The Canadian Breast Cancer Foundation’s Vision of a Future without Breast Cancer came to life for the ninth annual White Cashmere Collection in support of breast cancer research. The collection, which was curated by Canadian fashion designer Farley Chatto, brings with it the return of the limited edition Pink Cashmere bathroom tissue in an effort to raise awareness and funds for the Canadian Breast Cancer Foundation. Twenty five cents from every package sold will go towards this cause during the month of October.
This year’s collection featured 15 emerging and established Canadian designers and their creations made of 100% white and pink Cashmere Bathroom Tissue, including evening wear, jewelery, and for the first time, footwear, and children’s wear. The show kicked off it’s theme of Hollywood Glamour with an acrobatic performance on pink silk high above the audience, and a video of old Hollywood black and white photos to get everyone into a more glamourous frame of mind. The models came down the runway with classic Hollywood hair and makeup, wearing red lips and smokey, winged eyes.
We were amazed by each designer’s ability to add their own touch of glamour through their use of crystals, florals, draping, and volume, while working with such a delicate fabric. Izzy Camilleri was the first designer to contribute children’s wear to the show and it was a great success thanks to her playful, fun design and the little girl skipping down the runway. We had a chance to speak to some of the designers about the challenges of working with bathroom tissue and many of them described it as a welcome challenge and an opportuntity to try something they’ve never done. Montreal based Suhaila Niazi said her greatest difficulty was creating the structure and the lace detail on her dress, but that the month long process was well worth it when she saw the finished product.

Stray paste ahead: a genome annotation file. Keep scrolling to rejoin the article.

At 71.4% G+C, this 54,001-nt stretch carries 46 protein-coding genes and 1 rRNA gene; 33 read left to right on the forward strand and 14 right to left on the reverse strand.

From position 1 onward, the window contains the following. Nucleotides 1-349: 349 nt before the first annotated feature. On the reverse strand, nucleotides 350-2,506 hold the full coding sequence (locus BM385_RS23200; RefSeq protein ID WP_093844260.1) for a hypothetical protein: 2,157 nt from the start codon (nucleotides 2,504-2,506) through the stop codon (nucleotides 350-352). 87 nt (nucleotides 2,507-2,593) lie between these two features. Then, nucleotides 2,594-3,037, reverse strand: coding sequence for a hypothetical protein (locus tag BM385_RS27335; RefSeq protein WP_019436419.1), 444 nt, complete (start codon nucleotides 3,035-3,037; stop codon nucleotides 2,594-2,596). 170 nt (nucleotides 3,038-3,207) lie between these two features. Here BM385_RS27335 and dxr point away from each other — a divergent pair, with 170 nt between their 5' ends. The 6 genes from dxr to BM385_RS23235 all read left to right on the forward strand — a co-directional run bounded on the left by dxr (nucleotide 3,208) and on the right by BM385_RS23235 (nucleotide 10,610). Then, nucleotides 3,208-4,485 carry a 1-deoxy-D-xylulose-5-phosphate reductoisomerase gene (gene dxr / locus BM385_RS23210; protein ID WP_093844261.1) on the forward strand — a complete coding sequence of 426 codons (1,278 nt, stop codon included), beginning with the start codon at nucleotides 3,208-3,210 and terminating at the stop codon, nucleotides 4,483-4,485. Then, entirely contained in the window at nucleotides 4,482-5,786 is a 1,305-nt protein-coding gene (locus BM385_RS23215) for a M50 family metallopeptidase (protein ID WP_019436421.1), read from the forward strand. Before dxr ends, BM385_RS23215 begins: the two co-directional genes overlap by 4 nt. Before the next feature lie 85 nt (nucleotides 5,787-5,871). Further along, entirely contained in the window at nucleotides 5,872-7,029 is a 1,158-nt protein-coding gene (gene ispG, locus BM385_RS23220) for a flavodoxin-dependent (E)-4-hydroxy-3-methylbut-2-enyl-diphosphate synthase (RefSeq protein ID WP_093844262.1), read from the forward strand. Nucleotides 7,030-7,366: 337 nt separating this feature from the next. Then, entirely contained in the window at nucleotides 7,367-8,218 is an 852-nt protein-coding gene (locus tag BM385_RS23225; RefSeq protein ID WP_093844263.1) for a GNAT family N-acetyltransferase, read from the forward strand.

Adrian Wu said that he wanted his design to be as over the top and large as possible, and described the process as being similar to working with clay because the bathroom tissue is so different from fabric and had to be “sculpted” to achieve his look. Though Wu did mention that he was able to make a separate collection of 15 dresses in one day, so it seems like this was a challenge he didn’t have a lot of problems with.
One of the biggest difficulties Cara Cheung had was in finding the right balance of strength and flexibility in the fabric to allow her dress to drape the way she wanted. When she found this, she used the old Hollywood theme as her inspiration for the full skirt and feminine details, but made it modern through the structured shoulders and her use of crystal embellishments. While each designer seemed to go through different experiences in the process of their designs, they all agreed that they came out of it with an abundance of Cashmere, and a learning experience that they were glad to be a part of.
Cashmere is also taking part in Vote for the Cure, which is an opportunity for voters to see photos of the designs at facebook.com/cashmere and vote for their favourite. Cashmere will donate up to $10,000 in the winning designer’s name to the Canadian Breast Cancer Foundation, and voters will be entered in a draw to win one of four $2,500 shopping sprees.